Organizations can invest a lot of time, money and effort into a trade show in the hope that such events will result in new customers and necessary industry connections. However, not every show may go as planned. Trade Show News Network's Mike Thimmesch recently highlighted some reasons why it may be a clear sign that firms should abandon future gatherings.
Businesses undoubtedly want to see trade shows deliver a return on investment. If events fail in this regard, companies may not want to participate at those locations. However, Thimmesch cautioned that shows may provide other measurable benefits, so it is really up to the organizations whether they want to continue attending certain events.
Prospects are the reason why businesses attend a trade show in the first place. If companies are finding that potential buyers are not walking an event, it is their best interest to try to find a venue that does, Thimmesch noted. Organizations can also speak with show organizers to make sure attendees are suitable for their corporate goals.
Thimmesch also explained that audiences may be not attending particular trade shows like in previous years. If declining participation among customers is heading in the wrong direction, companies should allocate resources to events that are more on the opposite side of this spectrum.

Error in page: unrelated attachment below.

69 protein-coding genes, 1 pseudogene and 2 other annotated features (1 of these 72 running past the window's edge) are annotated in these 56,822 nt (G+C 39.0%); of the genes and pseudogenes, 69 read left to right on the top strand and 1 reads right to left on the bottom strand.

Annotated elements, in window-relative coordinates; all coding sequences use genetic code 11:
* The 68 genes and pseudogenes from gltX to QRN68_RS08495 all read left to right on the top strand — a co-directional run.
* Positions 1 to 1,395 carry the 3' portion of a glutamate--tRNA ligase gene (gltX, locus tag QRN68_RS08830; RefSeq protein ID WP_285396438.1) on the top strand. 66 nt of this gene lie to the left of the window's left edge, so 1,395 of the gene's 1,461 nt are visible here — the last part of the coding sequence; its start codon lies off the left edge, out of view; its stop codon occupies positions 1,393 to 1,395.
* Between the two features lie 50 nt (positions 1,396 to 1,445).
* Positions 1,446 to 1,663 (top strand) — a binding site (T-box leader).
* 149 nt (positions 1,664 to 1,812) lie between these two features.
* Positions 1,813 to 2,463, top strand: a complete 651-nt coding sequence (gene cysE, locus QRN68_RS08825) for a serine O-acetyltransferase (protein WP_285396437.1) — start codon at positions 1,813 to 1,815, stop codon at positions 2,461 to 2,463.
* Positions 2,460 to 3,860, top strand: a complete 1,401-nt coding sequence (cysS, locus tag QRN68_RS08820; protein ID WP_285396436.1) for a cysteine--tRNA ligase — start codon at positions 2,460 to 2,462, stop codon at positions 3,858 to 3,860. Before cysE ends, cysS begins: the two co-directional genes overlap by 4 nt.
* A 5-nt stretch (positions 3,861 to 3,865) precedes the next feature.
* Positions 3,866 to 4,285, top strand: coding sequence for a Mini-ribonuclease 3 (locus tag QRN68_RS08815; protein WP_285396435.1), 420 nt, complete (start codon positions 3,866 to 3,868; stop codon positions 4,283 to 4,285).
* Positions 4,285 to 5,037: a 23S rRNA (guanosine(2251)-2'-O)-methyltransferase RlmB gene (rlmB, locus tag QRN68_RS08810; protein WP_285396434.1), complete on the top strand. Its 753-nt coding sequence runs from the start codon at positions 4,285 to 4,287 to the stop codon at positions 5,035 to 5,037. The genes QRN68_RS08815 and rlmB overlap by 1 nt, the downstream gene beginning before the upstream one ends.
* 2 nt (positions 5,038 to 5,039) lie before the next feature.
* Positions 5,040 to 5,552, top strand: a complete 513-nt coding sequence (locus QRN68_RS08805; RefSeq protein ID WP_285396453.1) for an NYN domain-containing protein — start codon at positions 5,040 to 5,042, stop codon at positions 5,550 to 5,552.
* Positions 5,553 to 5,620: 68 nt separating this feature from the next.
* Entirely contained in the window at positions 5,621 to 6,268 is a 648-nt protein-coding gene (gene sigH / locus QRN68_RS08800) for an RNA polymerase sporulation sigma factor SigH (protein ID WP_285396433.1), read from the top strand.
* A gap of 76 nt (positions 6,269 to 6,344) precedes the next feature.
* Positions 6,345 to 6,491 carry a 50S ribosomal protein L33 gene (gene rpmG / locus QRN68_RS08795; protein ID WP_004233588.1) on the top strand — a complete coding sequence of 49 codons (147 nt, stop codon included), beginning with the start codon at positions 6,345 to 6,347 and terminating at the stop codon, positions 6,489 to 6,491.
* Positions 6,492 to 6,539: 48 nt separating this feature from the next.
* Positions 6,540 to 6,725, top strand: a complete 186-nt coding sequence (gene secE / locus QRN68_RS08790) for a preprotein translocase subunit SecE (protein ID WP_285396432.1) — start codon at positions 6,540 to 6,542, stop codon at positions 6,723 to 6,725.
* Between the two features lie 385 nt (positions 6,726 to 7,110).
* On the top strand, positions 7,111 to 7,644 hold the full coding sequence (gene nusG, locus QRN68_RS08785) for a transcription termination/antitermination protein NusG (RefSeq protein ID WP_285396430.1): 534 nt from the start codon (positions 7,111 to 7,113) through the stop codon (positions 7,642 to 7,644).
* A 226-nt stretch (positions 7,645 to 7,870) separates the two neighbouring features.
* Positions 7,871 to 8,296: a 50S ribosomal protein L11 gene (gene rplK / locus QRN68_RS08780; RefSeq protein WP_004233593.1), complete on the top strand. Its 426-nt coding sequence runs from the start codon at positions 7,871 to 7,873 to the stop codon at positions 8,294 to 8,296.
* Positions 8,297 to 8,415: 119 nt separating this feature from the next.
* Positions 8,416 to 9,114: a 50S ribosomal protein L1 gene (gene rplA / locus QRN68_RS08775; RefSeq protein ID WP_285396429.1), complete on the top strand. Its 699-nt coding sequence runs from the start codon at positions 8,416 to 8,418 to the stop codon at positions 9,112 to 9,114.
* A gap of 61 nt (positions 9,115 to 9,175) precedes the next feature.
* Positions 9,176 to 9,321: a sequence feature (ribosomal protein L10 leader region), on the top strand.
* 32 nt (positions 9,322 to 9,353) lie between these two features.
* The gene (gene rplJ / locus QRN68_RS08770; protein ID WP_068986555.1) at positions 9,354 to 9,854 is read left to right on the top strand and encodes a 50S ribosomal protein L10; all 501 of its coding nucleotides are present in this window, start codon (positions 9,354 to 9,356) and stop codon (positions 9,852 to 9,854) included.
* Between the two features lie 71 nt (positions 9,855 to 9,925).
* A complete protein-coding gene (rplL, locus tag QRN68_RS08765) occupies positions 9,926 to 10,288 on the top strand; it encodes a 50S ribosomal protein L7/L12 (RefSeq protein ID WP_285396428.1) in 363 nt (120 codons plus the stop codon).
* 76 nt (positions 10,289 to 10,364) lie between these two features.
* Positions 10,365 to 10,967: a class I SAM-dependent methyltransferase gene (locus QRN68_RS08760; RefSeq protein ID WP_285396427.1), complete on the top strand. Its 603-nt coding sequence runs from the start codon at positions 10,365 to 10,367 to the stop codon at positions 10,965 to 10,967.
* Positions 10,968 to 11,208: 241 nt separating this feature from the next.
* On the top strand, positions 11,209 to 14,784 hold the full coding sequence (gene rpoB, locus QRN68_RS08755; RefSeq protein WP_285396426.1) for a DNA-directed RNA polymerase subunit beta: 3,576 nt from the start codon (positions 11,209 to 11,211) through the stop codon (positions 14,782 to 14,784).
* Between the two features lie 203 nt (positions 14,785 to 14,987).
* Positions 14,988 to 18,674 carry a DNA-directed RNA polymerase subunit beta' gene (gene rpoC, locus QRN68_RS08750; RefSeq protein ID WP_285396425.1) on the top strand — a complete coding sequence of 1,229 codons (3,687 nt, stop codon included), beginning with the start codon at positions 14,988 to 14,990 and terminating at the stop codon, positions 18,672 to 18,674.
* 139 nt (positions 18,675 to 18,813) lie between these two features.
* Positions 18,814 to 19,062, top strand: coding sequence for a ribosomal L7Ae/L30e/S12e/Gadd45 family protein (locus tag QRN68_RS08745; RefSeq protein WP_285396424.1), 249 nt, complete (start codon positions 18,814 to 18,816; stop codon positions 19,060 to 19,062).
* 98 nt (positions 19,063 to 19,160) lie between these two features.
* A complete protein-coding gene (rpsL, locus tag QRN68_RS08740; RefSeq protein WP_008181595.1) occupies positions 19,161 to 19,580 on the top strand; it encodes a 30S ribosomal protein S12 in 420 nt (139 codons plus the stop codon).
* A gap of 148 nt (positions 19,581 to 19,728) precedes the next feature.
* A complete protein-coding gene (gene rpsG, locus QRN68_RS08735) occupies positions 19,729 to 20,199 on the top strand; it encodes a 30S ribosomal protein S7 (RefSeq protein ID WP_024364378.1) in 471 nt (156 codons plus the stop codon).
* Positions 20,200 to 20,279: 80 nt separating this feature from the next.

Social media has emerged recently as a major marketing tool for promoting trade shows. If venues are still neglecting such channels, exhibitors may notice that only seasoned customers may be in attendance, rather than new blood. Thimmesch indicated that this is a clear sign that the future prospects of such events are heading downhill and should be avoided.
"The best shows know that new attendees and new exhibitors are what make the show grow, and they treat them with care. If shows ignore newcomers and just take them for granted, vote with your feet," he wrote.
Do venues embrace new technology?
In addition to social media, mobile devices have also become more of a mainstay throughout the trade show landscape. If event venues are not only neglecting social networks when it comes to promoting upcoming events, but also mobile audiences who eagerly use their smartphones and tablets to access content, then organizations may want to consider events that do.
Although businesses are responsible for their own trade show marketing, it is nice when the venues themselves do the same to reach an even broader audience. The integration of social and mobile channels can help brands communicate with new prospects and keep them updated on booth locations and other necessary statuses during shows.
Thimmesch concluded that not all trade shows fall short when it comes to hosting successful events. If companies realize that they are putting more into a show than they are getting back, then it is a good indication that other arrangements should be made because firms that find "responsive shows" will be able to grow their brands in the long run.